Effective Flexible Working – a good Manager’s dream and a nightmare for a bad Manager?
Flexibility can be a manager’s greatest tool
In an era when clients are looking for a better, faster, longer service delivery plan, how is it possible without a flexible working workforce? Flexibility should be on the agenda for all companies, not only as part of HR’s remit but driven by a desire to create more innovative, efficient and effective businesses. As of 30 June 2014 everyone has the right to request flexible working so the number of requests may increase, although it is yet to be seen how this works in practice.
Why flexibility often doesn’t work
The number of people who would like to work flexibly is rarely the issue but businesses are reluctant to create flexible working practices, usually because of perceived burden on management time and the belief that flexible working creates inefficiencies. But surely this is just a logistical issue?
To start with we need to consider a few reasons why flexibility becomes a burden for managers:
- You don’t know what your team are doing.
- It takes more effort to communicate when the team does not all work from the same office. Reliance on email as opposed to phone calls/face-to-face conversations.
- How do you manage a team that works on a shift pattern?
- How do you manage people operating from multiple locations?
- How do you manage team time and workflows?
But again surely this is mainly a logistical issue that can be managed by technology and other management tools, whether it is to keep in contact with the team, to see what they are doing or to work on scheduling.
Turning flexibility into a model that works for all
For us at Halebury running a team remotely and flexibly, we have found it incredibly useful to consider the flexible model from all angles to achieve what we as managers were looking for which was to make the model as streamline and transparent as possible. To create more involvement and better communication, you may for example need to give your team more control and more ownership and possibly tie their remuneration or incentive plan into that. For flexibility to work in the long-term it has to be sustainable and well thought out. This has to mean that although you start from how you make it work from a logistics point of view, you have to ensure that you create a model which considers all the areas of operation and the overall structure, growth strategy and long-term needs of the business.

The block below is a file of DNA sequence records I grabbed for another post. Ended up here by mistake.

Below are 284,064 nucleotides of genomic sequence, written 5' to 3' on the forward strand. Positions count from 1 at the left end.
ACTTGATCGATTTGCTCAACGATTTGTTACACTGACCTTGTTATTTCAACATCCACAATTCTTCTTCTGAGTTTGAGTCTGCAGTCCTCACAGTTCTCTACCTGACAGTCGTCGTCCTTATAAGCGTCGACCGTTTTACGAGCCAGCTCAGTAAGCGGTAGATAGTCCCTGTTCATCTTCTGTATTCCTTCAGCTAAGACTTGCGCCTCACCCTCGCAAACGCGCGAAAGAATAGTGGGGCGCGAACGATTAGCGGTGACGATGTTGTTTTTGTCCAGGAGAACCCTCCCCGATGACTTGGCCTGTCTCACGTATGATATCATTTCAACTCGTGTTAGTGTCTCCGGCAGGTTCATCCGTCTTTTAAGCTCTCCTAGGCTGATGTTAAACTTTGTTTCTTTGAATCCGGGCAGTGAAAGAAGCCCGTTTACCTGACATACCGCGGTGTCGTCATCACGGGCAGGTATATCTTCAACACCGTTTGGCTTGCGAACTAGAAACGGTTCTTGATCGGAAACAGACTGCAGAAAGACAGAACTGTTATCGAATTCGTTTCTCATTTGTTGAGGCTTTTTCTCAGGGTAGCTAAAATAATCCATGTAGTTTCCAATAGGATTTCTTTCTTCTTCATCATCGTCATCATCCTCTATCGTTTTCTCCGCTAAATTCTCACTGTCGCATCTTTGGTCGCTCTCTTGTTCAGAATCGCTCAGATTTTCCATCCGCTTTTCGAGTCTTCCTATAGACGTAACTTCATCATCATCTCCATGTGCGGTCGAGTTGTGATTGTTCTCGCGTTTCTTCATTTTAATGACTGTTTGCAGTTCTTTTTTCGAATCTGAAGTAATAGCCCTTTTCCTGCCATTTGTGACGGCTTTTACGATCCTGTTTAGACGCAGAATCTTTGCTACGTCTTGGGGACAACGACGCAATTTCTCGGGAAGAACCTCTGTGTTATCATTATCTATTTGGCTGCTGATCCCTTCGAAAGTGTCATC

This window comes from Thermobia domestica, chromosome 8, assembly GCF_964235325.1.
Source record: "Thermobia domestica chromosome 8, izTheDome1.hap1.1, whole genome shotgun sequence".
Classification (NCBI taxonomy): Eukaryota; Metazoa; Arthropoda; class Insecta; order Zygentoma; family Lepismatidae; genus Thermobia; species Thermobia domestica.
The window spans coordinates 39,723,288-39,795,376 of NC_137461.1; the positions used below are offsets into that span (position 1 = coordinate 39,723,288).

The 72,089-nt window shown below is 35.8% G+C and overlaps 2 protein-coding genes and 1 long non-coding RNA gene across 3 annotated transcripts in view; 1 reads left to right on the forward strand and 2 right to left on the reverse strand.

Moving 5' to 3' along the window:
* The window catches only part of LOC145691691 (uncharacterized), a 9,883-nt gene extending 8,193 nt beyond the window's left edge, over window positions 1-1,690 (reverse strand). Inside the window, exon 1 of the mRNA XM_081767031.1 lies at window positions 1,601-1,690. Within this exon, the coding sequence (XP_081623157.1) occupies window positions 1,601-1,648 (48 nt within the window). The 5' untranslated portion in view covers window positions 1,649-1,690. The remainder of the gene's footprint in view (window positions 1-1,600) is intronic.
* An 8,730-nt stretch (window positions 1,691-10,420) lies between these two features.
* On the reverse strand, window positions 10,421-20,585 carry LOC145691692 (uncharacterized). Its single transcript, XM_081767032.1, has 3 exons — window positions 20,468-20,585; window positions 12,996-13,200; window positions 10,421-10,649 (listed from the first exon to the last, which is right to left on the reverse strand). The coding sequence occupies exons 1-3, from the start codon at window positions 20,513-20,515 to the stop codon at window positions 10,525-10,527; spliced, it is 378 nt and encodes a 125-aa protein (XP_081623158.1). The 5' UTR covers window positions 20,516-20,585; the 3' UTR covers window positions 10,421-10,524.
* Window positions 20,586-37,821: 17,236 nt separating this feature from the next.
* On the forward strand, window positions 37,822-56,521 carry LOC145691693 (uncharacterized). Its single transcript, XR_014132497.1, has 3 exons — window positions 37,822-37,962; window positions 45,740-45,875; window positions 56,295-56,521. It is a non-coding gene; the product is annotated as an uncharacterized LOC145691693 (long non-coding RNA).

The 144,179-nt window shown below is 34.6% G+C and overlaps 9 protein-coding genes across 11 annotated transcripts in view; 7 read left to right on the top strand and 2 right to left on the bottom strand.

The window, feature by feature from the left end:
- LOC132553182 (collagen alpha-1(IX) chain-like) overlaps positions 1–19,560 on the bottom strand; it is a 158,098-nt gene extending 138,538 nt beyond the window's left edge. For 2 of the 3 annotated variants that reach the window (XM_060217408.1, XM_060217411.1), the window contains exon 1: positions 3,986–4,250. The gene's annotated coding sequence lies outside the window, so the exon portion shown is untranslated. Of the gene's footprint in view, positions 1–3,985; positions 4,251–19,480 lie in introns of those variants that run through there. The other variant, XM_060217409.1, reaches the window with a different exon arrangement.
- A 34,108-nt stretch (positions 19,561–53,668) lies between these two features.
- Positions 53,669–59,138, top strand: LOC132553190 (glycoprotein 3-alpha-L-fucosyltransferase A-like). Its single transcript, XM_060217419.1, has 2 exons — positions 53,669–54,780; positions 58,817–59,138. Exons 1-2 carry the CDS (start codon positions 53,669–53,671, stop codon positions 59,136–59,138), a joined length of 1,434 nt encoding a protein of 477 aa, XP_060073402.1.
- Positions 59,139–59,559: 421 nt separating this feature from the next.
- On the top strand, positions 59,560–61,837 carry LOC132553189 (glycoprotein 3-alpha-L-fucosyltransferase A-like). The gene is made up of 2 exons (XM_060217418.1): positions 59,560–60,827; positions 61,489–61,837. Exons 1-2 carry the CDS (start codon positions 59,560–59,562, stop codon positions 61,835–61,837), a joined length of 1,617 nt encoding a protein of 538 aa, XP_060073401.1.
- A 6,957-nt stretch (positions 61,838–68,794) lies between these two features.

All of these processes take time to consider and set up, but in the long-term, you need to consider the cost efficiencies and the potential increased productivity involved.
Now is the time for flexibility
Nowadays a 24/7 business environment operates and there is a need to be available to clients which has put greater operational strains on most companies. Plus employers are seeing greater issues with their supply of labour, whether those issues relate to cost, logistics or the demand for greater work/life balance. In addition, there is evidence that businesses that have good flexibility have lower rates of staff turnover, sickness and stress and higher levels of productivity. When people feel they have the time to give to all areas of their lives they feel more positive about their workplace. Better morale equals better output for the business.
Managers need to manage
Overall, once the process has been set up, the infrastructure to support that process has been implemented, whether that is through technology or changes in the corporate structure, the next step has to be to ensure that the managers manage that process effectively. That is not easy. You are asking the managers to work with a new operating system and to make sure their teams who are also operating under a new system have complete buy-in. Think how long it takes you to get settled into a new house. They need to be given time, training and support, and work through any teething issues. Once the system is set up, you should be able to see the employees who truly fit your new model and those who do not.
Flexibility in practice
People often assume flexibility equals reduced pay, reduced responsibility and reduced career progression but here are some ways to make flexibility work for all:
Job-sharing: can bring double the skills and experience to solve a problem, often with not much additional cost – often people sharing a job have complementary skills which can often provide benefits beyond one FTE. Other benefits are reduction in office space costs with sharing of desk space. It can also actually be more productive for a business with job sharers prepared to cover each other during periods of holiday or leave.
Flexi-work or Compressed Hours: gives flexibility without the rigidity of a three or four day work and the equated reduction in salary. If there is transparency from both manager and employee it can be possible to flex hours to manage the ebb and flow and differing volumes of work.
Lead from the top
For flexible working to succeed there needs to be a supportive culture. That requires buy-in from the top with a transparent, collaborative, results focussed culture centred on trust and respect. There need to be regular touch points and tools to support the team and provide more opportunity for them to structure their work schedule.
Overall, for flexibility to be successful, managers need to lead from the top – to organise effectively, to communicate clearly, be transparent and open minded, and to trust their team.
A version of this blog was posted on LexisNexis ‘Future of Law’ blog: http://blogs.lexisnexis.co.uk/futureoflaw/2014/11/how-to-have-it-all-secrets-to-flexible-working/
Contact Janvi: 020 7127 2500